The UVA magazine came out last week with a black and white photo from 1970 gracing the cover. Students standing around, lounging against a flagpole, staring off at something outside the frame – it’s a somber photo with the word “GROUNDSWELL” plastered across the center, solid block text against a cautionary yellow rectangle.
It’s rather eye catching.
It drew me in and made me wonder…who are these people? Most look relaxed, laid back, hands shoved in pockets or clasped casually in laps. The men in shirt and tie stand in juxtaposition to those sporting casual shirts, jackets, even some jeans. Then there are the three young men perched at the base of the flagpole, one holding a large flag.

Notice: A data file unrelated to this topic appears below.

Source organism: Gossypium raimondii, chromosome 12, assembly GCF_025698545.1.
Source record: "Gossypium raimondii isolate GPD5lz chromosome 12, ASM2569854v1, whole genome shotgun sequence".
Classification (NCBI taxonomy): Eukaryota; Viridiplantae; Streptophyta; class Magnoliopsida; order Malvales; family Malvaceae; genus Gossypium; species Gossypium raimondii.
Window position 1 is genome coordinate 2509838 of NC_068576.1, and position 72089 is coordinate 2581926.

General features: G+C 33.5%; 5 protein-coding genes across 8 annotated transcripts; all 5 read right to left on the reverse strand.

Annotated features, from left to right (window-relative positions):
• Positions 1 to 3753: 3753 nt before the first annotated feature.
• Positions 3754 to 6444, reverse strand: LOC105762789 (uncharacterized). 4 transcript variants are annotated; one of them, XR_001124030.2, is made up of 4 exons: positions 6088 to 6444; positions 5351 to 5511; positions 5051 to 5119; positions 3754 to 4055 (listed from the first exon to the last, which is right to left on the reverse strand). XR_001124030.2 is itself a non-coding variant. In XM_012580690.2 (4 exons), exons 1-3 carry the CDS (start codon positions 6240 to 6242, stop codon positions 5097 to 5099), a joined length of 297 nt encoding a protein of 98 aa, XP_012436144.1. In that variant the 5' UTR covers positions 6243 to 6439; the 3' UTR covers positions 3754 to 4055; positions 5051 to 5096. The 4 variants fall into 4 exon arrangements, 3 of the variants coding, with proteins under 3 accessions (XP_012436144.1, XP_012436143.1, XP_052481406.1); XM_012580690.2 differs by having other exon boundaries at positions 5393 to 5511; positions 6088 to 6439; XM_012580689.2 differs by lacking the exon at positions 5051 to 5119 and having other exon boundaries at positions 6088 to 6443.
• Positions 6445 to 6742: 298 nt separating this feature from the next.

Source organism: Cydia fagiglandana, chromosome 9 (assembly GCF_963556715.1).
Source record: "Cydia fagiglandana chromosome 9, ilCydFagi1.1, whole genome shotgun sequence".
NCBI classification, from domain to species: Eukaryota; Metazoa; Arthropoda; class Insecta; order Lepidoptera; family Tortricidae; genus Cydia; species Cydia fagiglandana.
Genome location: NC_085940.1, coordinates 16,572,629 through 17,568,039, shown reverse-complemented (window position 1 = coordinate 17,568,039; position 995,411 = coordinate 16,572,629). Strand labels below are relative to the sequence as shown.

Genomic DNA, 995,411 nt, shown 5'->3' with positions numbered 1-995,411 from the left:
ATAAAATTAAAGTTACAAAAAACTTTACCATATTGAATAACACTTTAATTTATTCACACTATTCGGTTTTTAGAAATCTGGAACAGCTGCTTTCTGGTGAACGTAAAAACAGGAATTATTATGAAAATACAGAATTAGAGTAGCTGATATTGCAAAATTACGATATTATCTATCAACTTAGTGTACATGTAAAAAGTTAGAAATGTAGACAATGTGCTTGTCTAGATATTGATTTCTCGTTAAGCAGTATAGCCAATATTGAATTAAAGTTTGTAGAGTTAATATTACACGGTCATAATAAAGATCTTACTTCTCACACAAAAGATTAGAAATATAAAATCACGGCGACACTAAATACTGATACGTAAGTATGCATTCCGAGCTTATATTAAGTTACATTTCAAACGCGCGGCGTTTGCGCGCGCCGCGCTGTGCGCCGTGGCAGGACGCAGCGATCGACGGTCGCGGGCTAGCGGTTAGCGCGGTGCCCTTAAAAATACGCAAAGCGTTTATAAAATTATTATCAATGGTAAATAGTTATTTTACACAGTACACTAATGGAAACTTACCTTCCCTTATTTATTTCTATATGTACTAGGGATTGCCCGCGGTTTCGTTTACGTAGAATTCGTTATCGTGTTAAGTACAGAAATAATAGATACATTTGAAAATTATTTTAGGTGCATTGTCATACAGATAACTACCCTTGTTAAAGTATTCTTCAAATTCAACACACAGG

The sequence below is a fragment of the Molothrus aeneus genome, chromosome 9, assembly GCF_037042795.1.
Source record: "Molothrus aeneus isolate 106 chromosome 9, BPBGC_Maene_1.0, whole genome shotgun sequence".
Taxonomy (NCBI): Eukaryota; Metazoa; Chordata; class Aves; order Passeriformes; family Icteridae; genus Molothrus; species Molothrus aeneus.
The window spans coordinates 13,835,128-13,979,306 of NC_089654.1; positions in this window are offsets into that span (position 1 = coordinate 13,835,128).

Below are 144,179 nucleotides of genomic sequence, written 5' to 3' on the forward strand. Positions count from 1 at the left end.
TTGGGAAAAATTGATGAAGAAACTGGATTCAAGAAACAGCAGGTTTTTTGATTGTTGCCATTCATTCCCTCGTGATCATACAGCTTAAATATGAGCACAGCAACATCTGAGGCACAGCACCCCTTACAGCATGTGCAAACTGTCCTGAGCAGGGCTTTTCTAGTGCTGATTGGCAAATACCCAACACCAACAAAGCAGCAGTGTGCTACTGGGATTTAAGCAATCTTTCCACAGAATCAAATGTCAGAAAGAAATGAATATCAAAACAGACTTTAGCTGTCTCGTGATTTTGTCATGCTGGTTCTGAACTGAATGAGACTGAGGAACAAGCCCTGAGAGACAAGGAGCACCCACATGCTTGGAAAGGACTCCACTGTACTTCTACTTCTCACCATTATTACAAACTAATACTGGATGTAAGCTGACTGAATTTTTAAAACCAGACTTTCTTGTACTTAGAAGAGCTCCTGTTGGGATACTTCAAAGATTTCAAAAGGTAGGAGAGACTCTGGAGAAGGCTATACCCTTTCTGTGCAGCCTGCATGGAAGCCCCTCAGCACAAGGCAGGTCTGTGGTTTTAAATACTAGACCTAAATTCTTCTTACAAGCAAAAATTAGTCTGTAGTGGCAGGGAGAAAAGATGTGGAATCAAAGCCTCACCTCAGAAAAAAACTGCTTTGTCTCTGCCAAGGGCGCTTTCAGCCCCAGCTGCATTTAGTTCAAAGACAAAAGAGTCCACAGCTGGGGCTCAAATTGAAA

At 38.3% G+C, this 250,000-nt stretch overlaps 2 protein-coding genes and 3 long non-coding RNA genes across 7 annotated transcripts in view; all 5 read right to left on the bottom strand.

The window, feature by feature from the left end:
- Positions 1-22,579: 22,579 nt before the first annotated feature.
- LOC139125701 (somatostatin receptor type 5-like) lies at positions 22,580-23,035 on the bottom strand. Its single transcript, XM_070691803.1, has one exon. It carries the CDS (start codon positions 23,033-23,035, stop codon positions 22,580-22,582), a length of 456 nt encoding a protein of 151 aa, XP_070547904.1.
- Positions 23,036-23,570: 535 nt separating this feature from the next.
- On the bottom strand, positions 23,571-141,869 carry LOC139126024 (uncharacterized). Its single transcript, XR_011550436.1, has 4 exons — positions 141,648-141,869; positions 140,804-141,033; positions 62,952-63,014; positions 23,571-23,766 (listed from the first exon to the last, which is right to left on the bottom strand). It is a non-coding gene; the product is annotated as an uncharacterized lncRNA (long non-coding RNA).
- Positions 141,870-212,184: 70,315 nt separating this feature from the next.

A note inside the cover describes the scene: “Thousands of students and others gathered for a week of antiwar protests and tumult on Grounds in May of 1970.”
Finding power in their collective voice. The black and white tone of this photo gives it a deceptively subdued context. With the greater context in mind, I look again.
I see the intensity behind many eyes. Serious or even downturned mouths. A group of people intent on their mission, a picture worth a thousand words.
Linda’s stream of consciousness post comes out to play on Saturdays. This week’s prompt is “picture – Write about, or theme your post on the first picture you see when you sit down to start writing.”